The letter was led by Rep. Frank Lucas (Okla.), the ranking member on the committee; Rep. Stephanie Bice (Okla.), the ranking member on the Research and Technology Subcommittee; and Rep. Jay Obernolte (Calif.), the top Republican on the Investigations and Oversight Subcommittee.

Asked for comment, an OSTP official noted that Lubchenco agreed there was a conflict and the paper should be retracted. The official added that the Scientific Integrity Task Force's report last month found no evidence that Lubchenco gave favorable treatment to the authors because of their close personal or professional relationship.

The letter comes after Eric Lander resigned from his post as OSTP director after apologizing for mistreating and demeaning his subordinates.

Climate in the courts

Gray wolves regain protections in reversal of Trump policy

A federal judge on Thursday restored federal protections to gray wolves in much of the nation, reversing a Trump-era policy that stripped the animals of Endangered Species Act safeguards and exposed them to aggressive hunting, The Washington Post's Joshua Partlow reports

During the Trump administration, the U.S. Fish and Wildlife Service had taken gray wolves off the list of endangered species and put states in charge of managing wolf populations. But in doing so, the agency failed to rely on the best available science or fully address threats to wolves outside of their core populations, according to the decision by U.S. District Judge Jeffrey S. White in Northern California.

The ruling immediately reinstalls the protections in most of the Lower 48 and gives control back to federal officials. However, it excludes the northern Rocky Mountain states such as Montana, Idaho and Wyoming, where intense hunting pressure continues to threaten wolf populations. 

While environmentalists hailed the ruling, they warned that hunting remains a serious threat to the nation's wolves. Interior Department spokeswoman Melissa Schwartz said the agency is reviewing the decision.

Pressure points

Infrastructure law could increase transportation emissions

The $1 trillion infrastructure law could inadvertently exacerbate climate change by putting more cars on the nation's roads, the New York Times’s Brad Plumer reports.

The legislation gives states $273 billion for highways over five years — money that could be used to widen highways and pave roads. But research shows that these steps tend to encourage people to drive more, increasing emissions from transportation, the country's largest source of greenhouse gases.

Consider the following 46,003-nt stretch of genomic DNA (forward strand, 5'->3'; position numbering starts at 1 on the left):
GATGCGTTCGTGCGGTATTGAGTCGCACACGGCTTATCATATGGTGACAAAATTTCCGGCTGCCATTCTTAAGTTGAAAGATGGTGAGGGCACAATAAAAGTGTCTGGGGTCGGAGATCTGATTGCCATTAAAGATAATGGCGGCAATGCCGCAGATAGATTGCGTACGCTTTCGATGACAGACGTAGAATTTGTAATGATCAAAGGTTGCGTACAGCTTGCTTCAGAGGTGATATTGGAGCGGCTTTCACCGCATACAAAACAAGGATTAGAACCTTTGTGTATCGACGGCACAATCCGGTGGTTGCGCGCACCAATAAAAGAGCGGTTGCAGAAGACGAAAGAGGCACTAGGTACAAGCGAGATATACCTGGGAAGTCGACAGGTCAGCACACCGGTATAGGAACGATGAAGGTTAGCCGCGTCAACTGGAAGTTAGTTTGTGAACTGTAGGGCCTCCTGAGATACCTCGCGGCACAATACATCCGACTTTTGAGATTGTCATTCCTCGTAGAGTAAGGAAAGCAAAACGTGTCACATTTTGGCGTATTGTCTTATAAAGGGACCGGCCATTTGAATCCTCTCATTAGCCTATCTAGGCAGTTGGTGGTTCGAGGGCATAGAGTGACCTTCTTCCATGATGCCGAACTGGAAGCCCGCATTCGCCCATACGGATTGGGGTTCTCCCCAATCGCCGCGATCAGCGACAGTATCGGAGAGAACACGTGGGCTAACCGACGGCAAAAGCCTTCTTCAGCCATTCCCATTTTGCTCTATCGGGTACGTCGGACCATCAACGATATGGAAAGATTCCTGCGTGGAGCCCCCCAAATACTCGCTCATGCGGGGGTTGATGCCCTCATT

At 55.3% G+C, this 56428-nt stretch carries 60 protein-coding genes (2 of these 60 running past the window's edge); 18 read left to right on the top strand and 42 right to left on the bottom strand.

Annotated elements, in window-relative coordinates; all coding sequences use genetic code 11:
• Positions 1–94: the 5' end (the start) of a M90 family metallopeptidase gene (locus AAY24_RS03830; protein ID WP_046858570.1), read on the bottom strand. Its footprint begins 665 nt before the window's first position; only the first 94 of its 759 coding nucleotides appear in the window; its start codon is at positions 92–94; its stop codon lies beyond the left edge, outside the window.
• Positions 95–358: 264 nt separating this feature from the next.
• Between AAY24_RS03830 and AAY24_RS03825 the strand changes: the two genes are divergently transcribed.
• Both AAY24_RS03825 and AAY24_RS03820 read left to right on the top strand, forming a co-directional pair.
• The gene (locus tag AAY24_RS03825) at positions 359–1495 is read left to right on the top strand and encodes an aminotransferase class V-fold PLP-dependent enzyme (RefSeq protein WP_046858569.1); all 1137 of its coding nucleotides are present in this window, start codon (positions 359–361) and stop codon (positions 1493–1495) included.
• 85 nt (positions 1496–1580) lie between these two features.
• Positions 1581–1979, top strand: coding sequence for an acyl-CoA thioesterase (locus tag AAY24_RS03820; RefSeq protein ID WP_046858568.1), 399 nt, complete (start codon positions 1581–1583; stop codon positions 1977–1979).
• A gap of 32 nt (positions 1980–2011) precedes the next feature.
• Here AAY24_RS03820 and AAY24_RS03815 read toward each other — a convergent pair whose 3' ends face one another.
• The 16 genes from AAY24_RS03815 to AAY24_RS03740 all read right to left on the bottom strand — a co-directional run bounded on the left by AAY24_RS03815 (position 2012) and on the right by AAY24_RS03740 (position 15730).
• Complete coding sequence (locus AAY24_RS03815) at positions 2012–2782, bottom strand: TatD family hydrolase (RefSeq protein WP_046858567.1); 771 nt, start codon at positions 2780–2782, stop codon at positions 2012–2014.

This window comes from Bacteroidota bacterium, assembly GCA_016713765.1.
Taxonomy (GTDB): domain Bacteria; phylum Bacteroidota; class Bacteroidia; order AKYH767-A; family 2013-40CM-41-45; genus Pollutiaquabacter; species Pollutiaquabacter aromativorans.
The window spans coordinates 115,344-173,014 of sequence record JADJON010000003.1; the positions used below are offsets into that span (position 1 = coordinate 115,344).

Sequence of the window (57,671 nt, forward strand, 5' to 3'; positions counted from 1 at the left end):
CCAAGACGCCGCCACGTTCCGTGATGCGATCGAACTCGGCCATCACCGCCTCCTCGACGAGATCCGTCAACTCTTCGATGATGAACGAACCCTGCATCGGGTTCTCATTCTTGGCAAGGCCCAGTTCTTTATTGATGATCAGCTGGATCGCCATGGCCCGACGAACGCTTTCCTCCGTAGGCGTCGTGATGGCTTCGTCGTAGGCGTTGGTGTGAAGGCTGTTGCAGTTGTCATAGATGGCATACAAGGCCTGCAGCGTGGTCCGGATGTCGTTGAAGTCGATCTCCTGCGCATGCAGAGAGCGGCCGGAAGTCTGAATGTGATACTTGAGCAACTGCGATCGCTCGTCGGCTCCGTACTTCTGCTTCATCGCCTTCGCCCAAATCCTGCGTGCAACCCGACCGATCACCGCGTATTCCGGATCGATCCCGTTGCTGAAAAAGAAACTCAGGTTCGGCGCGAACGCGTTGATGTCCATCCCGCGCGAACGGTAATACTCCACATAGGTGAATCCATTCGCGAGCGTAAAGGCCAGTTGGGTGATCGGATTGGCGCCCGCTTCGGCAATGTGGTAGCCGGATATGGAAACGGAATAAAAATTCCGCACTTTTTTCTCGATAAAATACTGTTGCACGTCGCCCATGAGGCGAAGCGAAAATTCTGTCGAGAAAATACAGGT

Some states, however, are trying to confront the car-dominated status quo. In Colorado, for instance, a rule has been introduced to create bus and bike lanes in place of widened highways. The rule comes as some experts warn that doubling down on electric vehicle sales is not enough to cut vehicle emissions; people also have to drive less. 

Climate change poses challenges for Winter Olympians

A warming planet spells trouble for Winter Olympians who rely on optimal conditions to practice and compete, Bob Henson reports for The Post. As demand for a reliable snowscape at the lucrative global event increases along with human-induced global warming, venue options are constrained and plans to produce artificial snow have become a requirement for host cities. 

But snowmaking has environmental effects of its own, from noise and pollution to the depletion of local water supplies. Plus, some athletes say the manufactured snow is too hard and slippery, therefore changing the dynamic of the Games and making potential falls more dangerous.

Microsoft, ClimateWorks Foundation join forces to track missing emissions

Microsoft and the ClimateWorks Foundation are leading an initiative to develop ways to better track carbon emissions from countries and corporations, Axios's Andrew Freedman reports. The announcement comes after a Washington Post investigation found a giant gap between the emissions that countries report to the United Nations and the emissions they actually send into the atmosphere. 

The Carbon Call initiative, consisting of more than 20 organizations, aims to focus on methane, indirect emissions, carbon removal and the land-use sector.

Extreme events

Brush fire rages in Southern California while heat and drought escalate

A brush fire blazed through California on Thursday amid excessive heat warnings and a worsening drought, The Post’s Matthew Cappucci, Timothy Bella and Jacob Feuerstein report. The Emerald Fire was fueled by winds and high temperatures and forced the evacuation of hundreds of homes around Laguna Beach. 

It is atypical for the state to experience such dryness midwinter, as January and February are normally its rainiest months. But as temperatures rise and droughts worsen, Californians could face larger, more severe blazes year-round. 

About 12 million acres have been scorched in California in the past decade, highlighting climate change’s intensifying effects on wildfires and extreme fire behavior in the state.